There’s recently been a bit of correspondence at the SHARP listserv about the diseases affecting printers. (See Printer’s gait, and Printer’s paralysis for the sort of things discussed.)

One response quotes a July 31, 1786 letter from Benjamin Franklin to British physician Benjamin Vaughan:

“In 1724, being in London, I went to work in the Printing-House of Mr. Palmer, Bartholomew Close, as a Compositor. I then found a Practice I had never seen before, of drying a Case of Types, (which are wet in Distribution) by placing it sloping before the Fire. I found this had the additional Advantage, when the Types were not only dry’d but heated, of being confortable to the Hands working over them in cold weather. I therefore sometimes heated my Case when the Types did not want drying. But an old Workman observing it, advis’d me not to do so, telling me I might lose the Use of my Hands by it, as two of our Companions had nearly done, one of whom that us’d to earn his Guinea a Week could not then make more than ten Shillings and the other, who had the Dangles, but Seven and sixpence. This, with a kind of obscure Pain that I had sometimes felt as it were in the Bones of my Hand when working over the Types made very hot, induc’d me to omit the Practice. But talking afterwards with Mr. James, a Letterfounder in the same Close, and asking him if his People, who work’d over the little Furnaces of melted Metal, were not subject to that Disorder; he made light of any Danger from the Effluvia, but ascrib’d it to Particles of the Metal swallow’d with their Food by slovenly Workmen, who went to their Meals after handling the Metal, without well-washing their Fingers, so that some of the metalline Particles were taken off by their Bread and eaten with it. This appear’d to have some Reason in it. But the Pain I had experienc’d made me still afraid of those Effluvia.”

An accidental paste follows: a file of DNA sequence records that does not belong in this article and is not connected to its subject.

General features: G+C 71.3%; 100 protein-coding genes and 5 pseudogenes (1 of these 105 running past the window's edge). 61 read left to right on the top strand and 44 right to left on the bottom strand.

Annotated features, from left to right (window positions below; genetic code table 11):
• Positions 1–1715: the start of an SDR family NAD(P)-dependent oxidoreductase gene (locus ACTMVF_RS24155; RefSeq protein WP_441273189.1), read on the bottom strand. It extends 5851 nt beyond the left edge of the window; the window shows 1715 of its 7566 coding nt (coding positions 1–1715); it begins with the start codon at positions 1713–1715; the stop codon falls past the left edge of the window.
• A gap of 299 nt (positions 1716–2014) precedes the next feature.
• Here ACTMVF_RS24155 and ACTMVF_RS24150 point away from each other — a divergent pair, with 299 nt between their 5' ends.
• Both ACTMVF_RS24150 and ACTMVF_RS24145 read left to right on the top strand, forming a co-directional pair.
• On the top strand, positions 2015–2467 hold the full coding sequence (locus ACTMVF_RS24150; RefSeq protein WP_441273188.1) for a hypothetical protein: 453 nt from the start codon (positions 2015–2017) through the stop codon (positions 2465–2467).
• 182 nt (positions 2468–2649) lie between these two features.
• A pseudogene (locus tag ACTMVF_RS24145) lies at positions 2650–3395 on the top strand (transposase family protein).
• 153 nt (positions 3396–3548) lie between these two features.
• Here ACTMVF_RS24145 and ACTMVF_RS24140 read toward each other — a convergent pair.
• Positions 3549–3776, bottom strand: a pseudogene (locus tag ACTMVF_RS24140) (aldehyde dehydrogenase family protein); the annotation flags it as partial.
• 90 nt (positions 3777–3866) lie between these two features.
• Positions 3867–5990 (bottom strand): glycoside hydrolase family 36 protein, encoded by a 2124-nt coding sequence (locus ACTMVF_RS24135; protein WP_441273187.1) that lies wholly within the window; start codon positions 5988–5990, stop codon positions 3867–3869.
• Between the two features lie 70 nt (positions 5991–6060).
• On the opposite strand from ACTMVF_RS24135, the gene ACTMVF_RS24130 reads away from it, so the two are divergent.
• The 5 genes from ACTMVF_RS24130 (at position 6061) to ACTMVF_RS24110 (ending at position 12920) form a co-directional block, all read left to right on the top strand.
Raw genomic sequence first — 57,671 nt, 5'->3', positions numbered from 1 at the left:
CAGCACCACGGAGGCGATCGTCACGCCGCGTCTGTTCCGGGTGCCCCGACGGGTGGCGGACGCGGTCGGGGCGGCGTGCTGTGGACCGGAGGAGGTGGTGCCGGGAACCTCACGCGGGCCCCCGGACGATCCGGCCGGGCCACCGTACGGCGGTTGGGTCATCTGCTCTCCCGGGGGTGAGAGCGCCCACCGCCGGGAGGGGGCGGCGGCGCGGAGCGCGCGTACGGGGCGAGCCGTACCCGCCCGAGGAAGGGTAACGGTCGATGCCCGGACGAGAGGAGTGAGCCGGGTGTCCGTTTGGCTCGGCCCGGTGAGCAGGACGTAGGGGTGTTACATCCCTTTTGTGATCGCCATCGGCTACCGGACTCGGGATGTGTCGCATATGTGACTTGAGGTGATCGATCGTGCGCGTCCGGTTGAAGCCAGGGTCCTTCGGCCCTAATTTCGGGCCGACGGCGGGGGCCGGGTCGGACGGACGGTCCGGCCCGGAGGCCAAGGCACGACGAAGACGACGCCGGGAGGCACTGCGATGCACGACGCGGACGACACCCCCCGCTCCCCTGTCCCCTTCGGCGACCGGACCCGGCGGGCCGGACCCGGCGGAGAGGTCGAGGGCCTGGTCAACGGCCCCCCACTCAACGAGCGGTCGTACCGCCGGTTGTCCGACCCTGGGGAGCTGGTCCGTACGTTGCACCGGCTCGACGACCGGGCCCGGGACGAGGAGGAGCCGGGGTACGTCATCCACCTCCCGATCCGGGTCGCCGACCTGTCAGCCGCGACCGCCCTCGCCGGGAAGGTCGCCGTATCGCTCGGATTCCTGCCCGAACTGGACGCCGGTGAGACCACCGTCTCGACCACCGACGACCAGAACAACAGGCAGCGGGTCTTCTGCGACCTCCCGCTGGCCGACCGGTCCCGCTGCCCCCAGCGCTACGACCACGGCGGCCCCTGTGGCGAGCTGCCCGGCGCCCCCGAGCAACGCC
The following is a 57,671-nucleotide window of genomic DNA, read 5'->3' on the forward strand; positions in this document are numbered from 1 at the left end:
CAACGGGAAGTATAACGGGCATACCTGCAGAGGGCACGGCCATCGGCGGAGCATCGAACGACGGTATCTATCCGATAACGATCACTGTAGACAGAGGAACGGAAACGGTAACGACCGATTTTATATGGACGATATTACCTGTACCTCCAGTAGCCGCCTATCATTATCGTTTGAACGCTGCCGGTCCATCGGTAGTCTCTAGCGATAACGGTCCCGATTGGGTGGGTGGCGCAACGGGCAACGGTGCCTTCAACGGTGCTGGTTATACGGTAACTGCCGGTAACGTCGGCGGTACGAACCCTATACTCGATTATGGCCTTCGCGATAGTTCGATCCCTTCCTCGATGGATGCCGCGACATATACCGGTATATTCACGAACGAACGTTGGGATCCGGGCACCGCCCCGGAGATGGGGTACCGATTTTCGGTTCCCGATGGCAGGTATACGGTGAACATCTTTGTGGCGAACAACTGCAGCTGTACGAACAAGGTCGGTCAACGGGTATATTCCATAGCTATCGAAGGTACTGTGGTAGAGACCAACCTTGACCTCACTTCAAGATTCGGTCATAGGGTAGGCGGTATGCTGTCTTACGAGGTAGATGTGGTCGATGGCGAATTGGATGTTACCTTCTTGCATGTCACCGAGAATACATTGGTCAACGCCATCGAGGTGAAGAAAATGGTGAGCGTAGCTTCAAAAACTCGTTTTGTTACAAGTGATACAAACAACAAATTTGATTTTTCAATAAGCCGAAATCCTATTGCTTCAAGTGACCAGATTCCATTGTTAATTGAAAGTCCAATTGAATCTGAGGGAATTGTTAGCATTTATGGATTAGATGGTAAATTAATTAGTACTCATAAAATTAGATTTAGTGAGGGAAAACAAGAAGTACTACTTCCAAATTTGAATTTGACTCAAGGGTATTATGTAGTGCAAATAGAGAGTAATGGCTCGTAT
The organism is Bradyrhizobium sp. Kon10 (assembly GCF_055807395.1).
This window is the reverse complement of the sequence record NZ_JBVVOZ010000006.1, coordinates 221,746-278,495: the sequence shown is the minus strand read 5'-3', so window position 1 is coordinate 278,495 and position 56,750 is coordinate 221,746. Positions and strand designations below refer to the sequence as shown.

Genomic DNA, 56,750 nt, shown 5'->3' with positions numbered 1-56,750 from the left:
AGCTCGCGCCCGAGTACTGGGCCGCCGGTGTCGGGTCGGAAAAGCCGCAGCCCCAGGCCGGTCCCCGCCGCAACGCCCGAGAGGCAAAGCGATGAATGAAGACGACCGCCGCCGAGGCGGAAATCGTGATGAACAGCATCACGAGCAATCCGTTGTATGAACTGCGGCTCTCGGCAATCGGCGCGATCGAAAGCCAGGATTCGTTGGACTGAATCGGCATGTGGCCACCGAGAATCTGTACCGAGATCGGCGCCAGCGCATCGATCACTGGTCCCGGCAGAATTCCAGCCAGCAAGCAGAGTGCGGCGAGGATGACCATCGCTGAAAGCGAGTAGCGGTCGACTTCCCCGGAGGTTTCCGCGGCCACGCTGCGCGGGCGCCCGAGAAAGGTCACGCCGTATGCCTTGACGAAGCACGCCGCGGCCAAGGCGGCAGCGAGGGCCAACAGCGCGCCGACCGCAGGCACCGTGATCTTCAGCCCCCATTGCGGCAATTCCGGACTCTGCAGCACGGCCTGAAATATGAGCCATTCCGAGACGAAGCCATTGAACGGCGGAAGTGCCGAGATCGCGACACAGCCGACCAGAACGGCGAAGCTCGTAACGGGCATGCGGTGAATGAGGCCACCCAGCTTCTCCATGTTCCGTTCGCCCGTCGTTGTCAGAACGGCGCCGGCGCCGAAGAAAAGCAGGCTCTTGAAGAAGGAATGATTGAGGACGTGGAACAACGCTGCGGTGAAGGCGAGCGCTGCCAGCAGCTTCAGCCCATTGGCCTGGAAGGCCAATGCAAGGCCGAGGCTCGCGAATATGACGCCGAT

This letter is published in Volume 37 of The Franklin Papers, published by Yale University Press.

I assume the wetness of the types after distribution resulted from washing off the ink.

I wondered what “the Dangles” might be. The Oxford English Dictionary doesn’t tell. Seems there’s some sort of ice-hockey usage according to Urban Dictionary. There’s also a 1980s rock group. I assume Franklin must be talking about hands hanging useless because of the effects of lead poisoning.

A post at The Briar Press reassures us that lead in its metallic form cannot be absorbed through the skin. So Franklin’s warning is a bit off: the type he was handling couldn’t have been raised to a temperature sufficient to allow “Effluvia”. However, if he had sucked his fingers to keep them warm after handling cold types this might well have lead to trouble. This suggests that heating the type was a good idea. I suppose there might have been a risk of some lead particles floating about in the air, which was probably of pretty poor quality in most workshops. His neighbor Mr James, letterfounder, turns out to have been right: it’s not the “Effluvia” that’ll get you, it’s the “Particles of the Metal swallow’d with their Food by slovenly Workmen”.

Life expectancy among print workers in the eighteenth and nineteenth centuries was in any case short: in 1850 the average age at death of members of The International Typographical Union was 28. Of course at that time average life expectancy wasn’t great: 42 overall, or 57 if you survived childhood.